car.PrintPrice();
        car.PrintDiscountPrice();
    }
}

"Exactly how I would do it!" Sintia declared, sounding genuinely impressed.
"This code is a good representation of the first encapsulation concept: to keep data and methods that work with that data in one class. Class Car contains data fields Discount and Price, as well as the methods that work with those, PrintPrice and PrintDiscount," Sintia said.

The first encapsulation concept C#

"I can improve this code snipped even further!" said one of the students in the room.
"Go ahead!" Sintia projected the results of his work to the wall:

class Car
{
    public decimal Price { get; }
    public int Discount { get; }

    public Car(decimal price, int discount)
    {
        Price = price;
        Discount = discount;
    }

    public void PrintPrice()
    {
        Console.WriteLine($"Car costs {Price}");
    }

    public void PrintDiscountPrice()
    {
        Console.WriteLine($"Price with discount is {Price - Discount}");
    }
}

class SomeOtherClass
{
    public static void Main()
    {
        var carPrice = decimal.Parse(Console.ReadLine());
        var carDiscount = int.Parse(Console.ReadLine());

        var car = new Car(carPrice, carDiscount);

        car.PrintPrice();
        car.PrintDiscountPrice();
    }
}

"Okay, and can you explain why this is an improvement?" Sintia asked the student.
"Because this code corresponds to the second encapsulation concept: it restricts a direct access to all fields and sets the value through the constructor."

"Well done! In general, Public fields are usually not welcome in C#. Public fields expose the inner state of your class, allowing anyone to change it," Sintia summed up, adding, " The handout you picked up at the beginning of class lists more advantages of using encapsulation. Read it over, take a quick break, and we'll start coding in ten minutes."

  1. Controls values that are assigned to the inner state of your class. For example, if you have a public field Age, anyone can assign it an incorrect value, such as a negative number. In the case of properties, by encapsulating this field, you can add a validation step before storing a value for Age.
  2. Maintains consistency of the inner state of a class. Sometimes several objects are intending to change the same field in an object of your class. It may even happen simultaneously. To prevent collisions in simultaneous access to the same data and take control over the inner state of the class, you can make the field private or use a property. Thus, the changes in the inner state of your object could only be done by your object itself, not by others. Correct usage of encapsulation guarantees that no one can get direct access to the inner state of your class. It can only be accessed by using methods or properties.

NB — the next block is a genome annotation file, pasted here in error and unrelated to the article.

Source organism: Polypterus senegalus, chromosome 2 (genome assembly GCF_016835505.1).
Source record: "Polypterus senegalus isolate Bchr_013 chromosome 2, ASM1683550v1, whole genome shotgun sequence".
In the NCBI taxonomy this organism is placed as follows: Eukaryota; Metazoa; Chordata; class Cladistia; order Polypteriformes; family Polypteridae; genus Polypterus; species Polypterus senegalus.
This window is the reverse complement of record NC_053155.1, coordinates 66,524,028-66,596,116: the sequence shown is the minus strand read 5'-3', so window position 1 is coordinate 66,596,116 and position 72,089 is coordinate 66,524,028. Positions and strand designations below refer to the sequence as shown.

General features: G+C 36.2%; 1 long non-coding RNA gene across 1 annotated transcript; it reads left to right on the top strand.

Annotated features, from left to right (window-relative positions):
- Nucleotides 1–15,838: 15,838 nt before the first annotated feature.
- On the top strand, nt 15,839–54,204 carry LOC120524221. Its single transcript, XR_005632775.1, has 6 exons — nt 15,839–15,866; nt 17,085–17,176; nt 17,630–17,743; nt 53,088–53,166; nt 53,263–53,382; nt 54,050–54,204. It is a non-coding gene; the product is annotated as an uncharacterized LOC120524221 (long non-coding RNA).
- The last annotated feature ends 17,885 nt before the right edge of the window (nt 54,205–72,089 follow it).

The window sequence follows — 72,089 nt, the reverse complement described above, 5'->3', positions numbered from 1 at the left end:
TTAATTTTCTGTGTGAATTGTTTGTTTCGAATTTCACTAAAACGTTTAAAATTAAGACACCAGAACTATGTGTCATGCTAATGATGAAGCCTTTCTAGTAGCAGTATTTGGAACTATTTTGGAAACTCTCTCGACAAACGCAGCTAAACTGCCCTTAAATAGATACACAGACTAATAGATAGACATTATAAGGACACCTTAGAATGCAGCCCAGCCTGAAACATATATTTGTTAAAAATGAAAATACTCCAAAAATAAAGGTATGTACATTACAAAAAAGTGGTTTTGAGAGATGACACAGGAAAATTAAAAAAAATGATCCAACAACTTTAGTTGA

3. Makes it easier to change a publicly used class. Imagine that your class is used by dozens of other teams of coders in different projects, applications, countries... Then, changing the name of a single public method or field can lead to thousands of users with broken software. Sounds like a catastrophe, right? In contrast, changing the name of a private method or field is safe because no one can use it except your class itself.

"It feels like we're advancing into software architecture principles and best practices!" I told Sintia during the break.
"Exactly, Teo. To be a good programmer, you need to know more than just the syntax of a programming language. You have to have the right mindset."

"Okay everyone, take your seats," Sintia said. "Here are the tasks I want you to work through."

Change public fields in the class Elevator to properties with the same name and type. Leave getters and setters with default access modifiers.

Change public fields in the class User to properties with the same name and type. Leave getters and setters with default access modifiers. In the setter of the property Name, check whether the string is null or empty. If it is, do not assign that value.

Change public fields in the class Shop and GeoLocation to properties with the same names and types. Leave getters with default access modifiers and change access for setters to private. Add constructors to Shop and GeoLocation that take values for every property as parameters and assigns them.

Despite the fact that Wonderland has an idyllic name, crimes are still present here. We recently noticed that one particular coder is decreasing the value of every good they buy by 1 virus in order to save on every purchase.
Change the class Good to use properties with public getters and setters. The current code should still work, but decreasing of the price should have no effect. To achieve this, change the code in the Price's setter. You are not allowed to change any code outside of the Good class.